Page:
How Does Your Faith Affect Your Living Will?
None of us enjoy thinking about being medically incapacitated. The idea of being so sick, injured, or close to death is a painful one. However, there are decisions we all must make about how we would want our final days to look, if given the choice.
Understanding Why A Living Will Is Important
Some questions your Living Will might answer:
- If I am in a vegetative state, should I be nourished with feeding tubes?
- If my brain is incapable of continuing my breathing, should I be put on a ventilator?
- If my heart stops, should medical professionals re-start it?
Many people choose to have a “DNR” directive in their medical care. “Do Not Resuscitate.” Other people choose to have every possible medical alternative attempted to continue their autonomic functions.
If you enter into this serious type of medical condition without a Living Will in place, then you leave it to your loved ones to make these decisions on your behalf. Even if you fully trust your relatives or spouse to act responsibly, it is a burden that you likely do not want to place on them. Having the legal documentation in place reduces their stress in an already traumatic and grief-filled situation.
How Do Your Religious Beliefs Factor Into The Living Will Creation?
In some faiths, believers hold the opinion that human life should be preserved no matter what. Even after brain death, the body should be kept alive, and any other path is a violation of scripture. These religions include Orthodox Judaism and Orthodox Christianity. For Orthodox Christians, “pulling the plug” on someone in a vegetative state is tantamount to murder, and is considered a cardinal sin.
Other belief systems support a patient’s right to “die with dignity.” If a patient is considered beyond the point of rehabilitation — if the person will never be able to breathe on their own again, or speak, for example — then it is considered humane and merciful to allow the person to pass on without the use of life-support and life-sustaining medical equipment. Among the faiths that follow this line of reasoning are Conservative Judaism, Buddhism, Christian Science, and many Protestant sects.
Whatever your faith may prescribe for you, there are reasons to put your wishes into writing — legally-binding writing that medical professionals can rely on as your instructions and formalized preferences.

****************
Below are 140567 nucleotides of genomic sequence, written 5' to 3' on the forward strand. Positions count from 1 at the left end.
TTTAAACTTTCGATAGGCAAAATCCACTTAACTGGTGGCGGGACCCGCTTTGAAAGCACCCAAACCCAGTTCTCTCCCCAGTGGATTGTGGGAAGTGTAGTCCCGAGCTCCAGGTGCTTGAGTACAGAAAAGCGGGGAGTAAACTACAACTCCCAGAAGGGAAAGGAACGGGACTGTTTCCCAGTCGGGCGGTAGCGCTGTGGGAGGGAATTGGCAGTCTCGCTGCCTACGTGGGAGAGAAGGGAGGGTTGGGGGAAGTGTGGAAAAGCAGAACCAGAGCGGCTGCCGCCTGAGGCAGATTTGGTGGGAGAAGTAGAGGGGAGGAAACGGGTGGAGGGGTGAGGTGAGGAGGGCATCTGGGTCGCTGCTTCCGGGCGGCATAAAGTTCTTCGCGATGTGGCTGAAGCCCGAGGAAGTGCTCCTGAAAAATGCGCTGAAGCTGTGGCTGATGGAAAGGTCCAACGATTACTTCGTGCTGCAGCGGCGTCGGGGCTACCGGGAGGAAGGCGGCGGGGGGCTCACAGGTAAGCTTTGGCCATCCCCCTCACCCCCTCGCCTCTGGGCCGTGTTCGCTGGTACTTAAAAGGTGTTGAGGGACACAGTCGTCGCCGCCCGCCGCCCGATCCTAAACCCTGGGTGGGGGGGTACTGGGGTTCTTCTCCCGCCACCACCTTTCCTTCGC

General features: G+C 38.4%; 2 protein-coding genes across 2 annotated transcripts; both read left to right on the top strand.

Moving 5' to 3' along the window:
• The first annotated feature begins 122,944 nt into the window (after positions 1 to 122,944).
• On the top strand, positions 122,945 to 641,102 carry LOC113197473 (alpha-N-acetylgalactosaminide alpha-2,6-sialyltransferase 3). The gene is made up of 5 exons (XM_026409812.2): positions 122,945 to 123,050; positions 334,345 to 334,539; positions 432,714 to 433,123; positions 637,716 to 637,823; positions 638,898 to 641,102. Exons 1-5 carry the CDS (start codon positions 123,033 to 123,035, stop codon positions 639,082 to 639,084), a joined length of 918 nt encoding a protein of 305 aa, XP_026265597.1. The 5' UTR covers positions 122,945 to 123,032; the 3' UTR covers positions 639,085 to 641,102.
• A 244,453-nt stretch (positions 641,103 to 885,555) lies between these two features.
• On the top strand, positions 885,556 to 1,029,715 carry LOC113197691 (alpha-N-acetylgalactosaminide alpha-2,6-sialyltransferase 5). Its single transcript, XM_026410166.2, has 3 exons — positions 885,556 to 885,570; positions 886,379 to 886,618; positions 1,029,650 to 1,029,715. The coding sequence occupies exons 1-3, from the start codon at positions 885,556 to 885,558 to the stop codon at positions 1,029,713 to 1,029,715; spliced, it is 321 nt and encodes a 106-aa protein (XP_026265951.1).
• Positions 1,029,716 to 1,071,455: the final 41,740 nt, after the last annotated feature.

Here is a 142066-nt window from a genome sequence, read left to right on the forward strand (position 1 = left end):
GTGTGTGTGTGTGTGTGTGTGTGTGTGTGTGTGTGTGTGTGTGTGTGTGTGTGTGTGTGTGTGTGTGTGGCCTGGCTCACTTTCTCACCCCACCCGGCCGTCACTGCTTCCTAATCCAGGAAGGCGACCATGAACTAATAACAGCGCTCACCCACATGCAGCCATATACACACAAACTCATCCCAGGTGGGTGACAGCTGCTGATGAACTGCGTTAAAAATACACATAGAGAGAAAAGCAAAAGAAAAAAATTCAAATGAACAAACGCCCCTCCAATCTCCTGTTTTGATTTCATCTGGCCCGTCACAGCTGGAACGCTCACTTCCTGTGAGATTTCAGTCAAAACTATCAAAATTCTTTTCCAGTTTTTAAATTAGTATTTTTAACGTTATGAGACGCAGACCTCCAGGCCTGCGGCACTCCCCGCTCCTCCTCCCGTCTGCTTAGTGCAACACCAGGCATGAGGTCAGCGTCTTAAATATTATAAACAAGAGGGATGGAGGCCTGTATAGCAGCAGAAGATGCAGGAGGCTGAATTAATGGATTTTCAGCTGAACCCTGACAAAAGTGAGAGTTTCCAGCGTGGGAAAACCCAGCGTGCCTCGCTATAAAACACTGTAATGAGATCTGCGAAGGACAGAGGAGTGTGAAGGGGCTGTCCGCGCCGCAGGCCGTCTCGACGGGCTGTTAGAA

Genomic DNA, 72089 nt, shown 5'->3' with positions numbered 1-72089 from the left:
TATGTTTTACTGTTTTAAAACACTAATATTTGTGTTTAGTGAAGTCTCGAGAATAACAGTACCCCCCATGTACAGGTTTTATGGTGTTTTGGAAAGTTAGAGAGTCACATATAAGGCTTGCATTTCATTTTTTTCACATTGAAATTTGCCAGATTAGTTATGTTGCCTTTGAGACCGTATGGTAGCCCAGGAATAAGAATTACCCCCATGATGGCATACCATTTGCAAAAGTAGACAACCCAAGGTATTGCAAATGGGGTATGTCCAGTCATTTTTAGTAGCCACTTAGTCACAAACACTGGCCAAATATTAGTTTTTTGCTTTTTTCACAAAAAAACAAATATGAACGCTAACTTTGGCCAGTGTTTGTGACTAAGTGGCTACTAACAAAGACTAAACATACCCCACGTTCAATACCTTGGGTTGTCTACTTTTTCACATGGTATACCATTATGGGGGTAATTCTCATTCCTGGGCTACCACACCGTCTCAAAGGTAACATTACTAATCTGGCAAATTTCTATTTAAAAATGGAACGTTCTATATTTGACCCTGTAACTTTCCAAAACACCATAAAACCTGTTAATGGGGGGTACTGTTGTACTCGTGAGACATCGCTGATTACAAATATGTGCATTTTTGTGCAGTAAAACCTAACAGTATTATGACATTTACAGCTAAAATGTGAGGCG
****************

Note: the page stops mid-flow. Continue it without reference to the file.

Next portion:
Without a Living Will, your family members may disagree on what should be done. Leaving your spouse, children, and siblings to guess about your wishes could cause a great deal of confusion, and could spark massive and painful disagreements. If even one person believes that you should be kept on a respiration machine and feeding tubes, while the rest believe otherwise, the disagreements could lead to a protracted and prolonged legal battle. Not only is this painful for all involved — including the doctors and nurses — but it can be tremendously costly, at a time when funds should be going toward your medical care, and possibly your funeral preparations.
You may remember the Terri Schiavo case in Florida. Ms. Schiavo was in a persistent vegetative state for 15 years, while her parents and her husband battled over her medical care. The dispute was based, in part, over religious beliefs. Such a prolonged legal battle likely could have been avoided if the legal paperwork had been in place to clarify her medical-care preferences.
Provide Your Plan Through A Living Will
The best way to clearly express your end-of-life wishes, while avoiding serious questions and minimizing family issues, is through a Living Will. Talk with your Estate Planning attorney about creating this important document today, or contact Donnellon, Donnellon and Miller for any Estate Planning assistance.